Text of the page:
As soon as we disembark, we observe that mosquitoes return to our lives although it can be passed without a mosquito net, we also see the second Tourism Office (The first tourist office was next to the airport on our arrival) where to have a coffee (DKK 20), buy some souvenirs or throw some postcards (DKK 30), get some maps and even charge batteries (since in the camp there we can do it). Here you can also book boat trips from cities but at this time of travel and also seen prices, I think they are definitely not a viable option to optimize visits because they are rigid, inflexible and slow compared to the semi-rigid boat (although this be something cooler and have to go warm)

They are currently around 1,500-1,700 people who live here seasonally and, it seems, is a settlement that was already inhabited for thousands of years, but not continuously.

Close to it is the Fish market, another essential to understand the life of a Greenlandic, although today it is closed so we will look for that life at fishing port.

Saving distances, Narsaq reminds me a lot of that orderly disorder that was Longyearbyen in Svalbard, perhaps more because of the colors of the houses and the landscape that it leaves at this time of year, not because of their typology.

In Greenland almost everyone has a boat for their self-supply (salmon, cod, halibut ... ) and it is not surprising to see even a seal or whale in this small fish market because we are at one of the points where more marine life congregates from the south of the territory

Some fur stores, a hunter's market and the backdrop of mountains coveted by the best geologists in the world for their extraordinary minerals, are some of Narsaq's claims.

Narsaq has never really been an especially tourist place, initially dedicated to seal hunting and gradually transforming into a fishing village as early as 1914 and even entering one of its supermarkets we realize that important brands have already reached isolation.

Miriam has taken the opportunity to come with us on the boat, since the medical Center most important is here too, just like some church and a heliport of communication with the main cities of this area, including the capital Nuuk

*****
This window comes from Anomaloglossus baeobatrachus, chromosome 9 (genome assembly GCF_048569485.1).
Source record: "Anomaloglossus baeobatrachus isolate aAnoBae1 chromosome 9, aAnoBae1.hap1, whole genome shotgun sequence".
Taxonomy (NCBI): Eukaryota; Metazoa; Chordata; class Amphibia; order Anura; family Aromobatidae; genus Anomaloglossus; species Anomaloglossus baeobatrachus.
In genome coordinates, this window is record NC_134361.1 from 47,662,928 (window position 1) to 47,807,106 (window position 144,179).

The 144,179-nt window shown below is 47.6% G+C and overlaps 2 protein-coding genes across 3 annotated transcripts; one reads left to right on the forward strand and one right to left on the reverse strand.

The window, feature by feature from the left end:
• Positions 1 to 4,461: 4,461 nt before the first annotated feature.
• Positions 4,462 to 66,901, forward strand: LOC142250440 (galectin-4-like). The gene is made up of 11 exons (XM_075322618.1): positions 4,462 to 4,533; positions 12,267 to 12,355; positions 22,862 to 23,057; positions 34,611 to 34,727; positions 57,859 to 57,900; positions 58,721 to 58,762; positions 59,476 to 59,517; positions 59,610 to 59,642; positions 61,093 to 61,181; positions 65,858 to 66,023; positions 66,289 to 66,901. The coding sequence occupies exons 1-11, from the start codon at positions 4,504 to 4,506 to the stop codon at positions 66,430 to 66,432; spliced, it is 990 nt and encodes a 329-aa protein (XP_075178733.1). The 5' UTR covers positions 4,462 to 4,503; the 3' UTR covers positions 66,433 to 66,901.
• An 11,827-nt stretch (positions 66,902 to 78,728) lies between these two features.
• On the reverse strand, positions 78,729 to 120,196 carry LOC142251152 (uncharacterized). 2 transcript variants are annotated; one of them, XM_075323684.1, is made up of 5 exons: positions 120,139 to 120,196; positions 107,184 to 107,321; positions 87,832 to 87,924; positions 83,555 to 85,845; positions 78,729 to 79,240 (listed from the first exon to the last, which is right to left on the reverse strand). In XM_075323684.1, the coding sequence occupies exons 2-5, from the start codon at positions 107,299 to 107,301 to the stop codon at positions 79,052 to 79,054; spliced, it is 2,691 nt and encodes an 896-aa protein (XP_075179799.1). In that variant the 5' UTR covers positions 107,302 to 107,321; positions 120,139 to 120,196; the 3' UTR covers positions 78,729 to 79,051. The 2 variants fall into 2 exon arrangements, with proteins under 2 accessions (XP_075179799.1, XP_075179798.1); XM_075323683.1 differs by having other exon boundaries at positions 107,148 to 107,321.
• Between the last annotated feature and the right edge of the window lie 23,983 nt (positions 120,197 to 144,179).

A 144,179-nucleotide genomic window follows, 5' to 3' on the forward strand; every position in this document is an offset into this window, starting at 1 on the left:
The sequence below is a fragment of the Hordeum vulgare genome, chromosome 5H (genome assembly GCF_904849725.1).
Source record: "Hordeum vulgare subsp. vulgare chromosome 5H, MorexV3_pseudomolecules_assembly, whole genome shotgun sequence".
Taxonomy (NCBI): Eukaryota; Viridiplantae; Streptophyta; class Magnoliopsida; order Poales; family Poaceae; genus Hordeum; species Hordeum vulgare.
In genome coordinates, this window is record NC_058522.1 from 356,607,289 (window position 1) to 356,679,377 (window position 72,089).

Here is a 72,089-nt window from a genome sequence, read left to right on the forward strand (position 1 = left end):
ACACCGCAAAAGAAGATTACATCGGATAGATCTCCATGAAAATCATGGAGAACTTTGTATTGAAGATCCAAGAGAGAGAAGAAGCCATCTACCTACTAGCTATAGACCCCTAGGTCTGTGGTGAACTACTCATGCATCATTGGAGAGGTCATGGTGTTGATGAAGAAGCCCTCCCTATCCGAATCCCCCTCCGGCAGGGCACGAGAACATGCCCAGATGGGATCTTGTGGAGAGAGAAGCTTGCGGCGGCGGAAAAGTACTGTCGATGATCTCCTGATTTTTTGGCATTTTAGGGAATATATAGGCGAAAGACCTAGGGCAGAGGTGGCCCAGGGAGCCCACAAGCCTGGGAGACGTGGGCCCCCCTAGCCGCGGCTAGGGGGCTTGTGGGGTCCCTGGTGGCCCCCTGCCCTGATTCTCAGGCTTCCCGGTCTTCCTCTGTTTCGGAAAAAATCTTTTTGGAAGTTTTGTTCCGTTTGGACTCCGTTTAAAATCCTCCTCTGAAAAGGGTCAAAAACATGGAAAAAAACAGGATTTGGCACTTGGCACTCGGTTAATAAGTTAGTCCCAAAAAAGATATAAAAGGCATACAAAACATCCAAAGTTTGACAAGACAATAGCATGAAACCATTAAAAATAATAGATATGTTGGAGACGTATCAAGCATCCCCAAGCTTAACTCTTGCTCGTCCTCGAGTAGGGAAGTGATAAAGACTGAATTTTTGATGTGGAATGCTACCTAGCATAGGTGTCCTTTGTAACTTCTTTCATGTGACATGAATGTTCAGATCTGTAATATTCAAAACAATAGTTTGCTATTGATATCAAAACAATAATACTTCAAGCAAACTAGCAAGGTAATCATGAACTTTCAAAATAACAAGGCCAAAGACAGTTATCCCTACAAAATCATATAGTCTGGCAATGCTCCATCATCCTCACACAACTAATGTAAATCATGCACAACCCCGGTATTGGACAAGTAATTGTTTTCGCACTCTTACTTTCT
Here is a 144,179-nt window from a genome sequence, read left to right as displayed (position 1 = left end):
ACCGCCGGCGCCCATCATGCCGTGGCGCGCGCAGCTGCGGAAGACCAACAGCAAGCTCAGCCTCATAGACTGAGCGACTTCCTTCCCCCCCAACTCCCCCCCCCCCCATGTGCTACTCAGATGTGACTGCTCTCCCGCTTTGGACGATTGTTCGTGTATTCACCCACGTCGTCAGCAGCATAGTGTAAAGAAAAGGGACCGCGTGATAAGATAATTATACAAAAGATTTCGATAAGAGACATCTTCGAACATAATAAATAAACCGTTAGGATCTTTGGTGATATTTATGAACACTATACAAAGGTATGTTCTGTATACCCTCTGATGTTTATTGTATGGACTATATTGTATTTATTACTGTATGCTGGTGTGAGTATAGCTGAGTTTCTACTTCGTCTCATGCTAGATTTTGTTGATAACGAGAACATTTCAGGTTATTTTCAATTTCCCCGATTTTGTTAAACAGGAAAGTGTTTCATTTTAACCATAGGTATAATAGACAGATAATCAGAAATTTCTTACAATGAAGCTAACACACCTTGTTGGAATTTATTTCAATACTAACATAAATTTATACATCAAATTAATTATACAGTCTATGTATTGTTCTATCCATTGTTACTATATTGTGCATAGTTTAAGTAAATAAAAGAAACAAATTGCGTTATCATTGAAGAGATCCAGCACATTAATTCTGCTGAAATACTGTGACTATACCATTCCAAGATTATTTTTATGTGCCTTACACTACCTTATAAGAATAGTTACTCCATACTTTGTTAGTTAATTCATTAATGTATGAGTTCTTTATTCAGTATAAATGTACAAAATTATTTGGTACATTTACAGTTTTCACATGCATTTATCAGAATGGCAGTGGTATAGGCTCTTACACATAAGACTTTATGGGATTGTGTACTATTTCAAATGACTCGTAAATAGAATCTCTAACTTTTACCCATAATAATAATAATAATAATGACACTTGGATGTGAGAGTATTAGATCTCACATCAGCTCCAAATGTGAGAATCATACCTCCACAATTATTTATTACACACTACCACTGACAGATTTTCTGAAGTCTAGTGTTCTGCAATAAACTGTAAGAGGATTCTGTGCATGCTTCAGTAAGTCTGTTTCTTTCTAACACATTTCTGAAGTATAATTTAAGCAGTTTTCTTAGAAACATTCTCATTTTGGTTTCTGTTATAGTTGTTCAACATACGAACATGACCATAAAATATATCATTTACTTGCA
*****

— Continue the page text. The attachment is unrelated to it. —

Going now to the north side of Narsaq, and before climbing, we observe a small school for the smallest "Inuit". Of course, if I had to live in Greenland, this place could be one of the chosen ones, although Ramón Larramendi should be asked how his winters are

The last visit that our guides Daniel and Eva have accompanied us has been to a local craft workshop, Only opportunity of the whole trip (except the tourist office near the Airport and some details in the Leif) where to take some souvenirs. I personally loved seeing how the antler, bone or ivory carvings are made.

Although among masks, drums, amulets, decorative candles and necklaces, the one that has caught my attention is the Tupilak, a type of mythological creature of the Inuit culture represented in the form of a monster very common in the ancient practice of witchcraft or shamanism. They really represent an essential collector's item for any traveler, made of narwhal fang, wood and / or caribou antlers, and that as this story is published, it is surely part of my collection of private memories (in addition to some things for me " Pauli "-total 100 EUR after haggling- and can be paid in DKK or EUR but not by credit card)

After a small picnic near the new hostel that has Tierras Polares in this town (I'm still amazed at the incredible logistics of the agency) we have been at 17'00 at the jetty to return to the semi-rigid and complete the last part of the day's route.

With this free time, together with Jose Carlos, we have approached the supermarket, to the famous Artic Blue bar (which opens after 18'00), we have met some unmistakable Inuits (drunkard, a nice little girl) and we kicked the town from top to bottom ...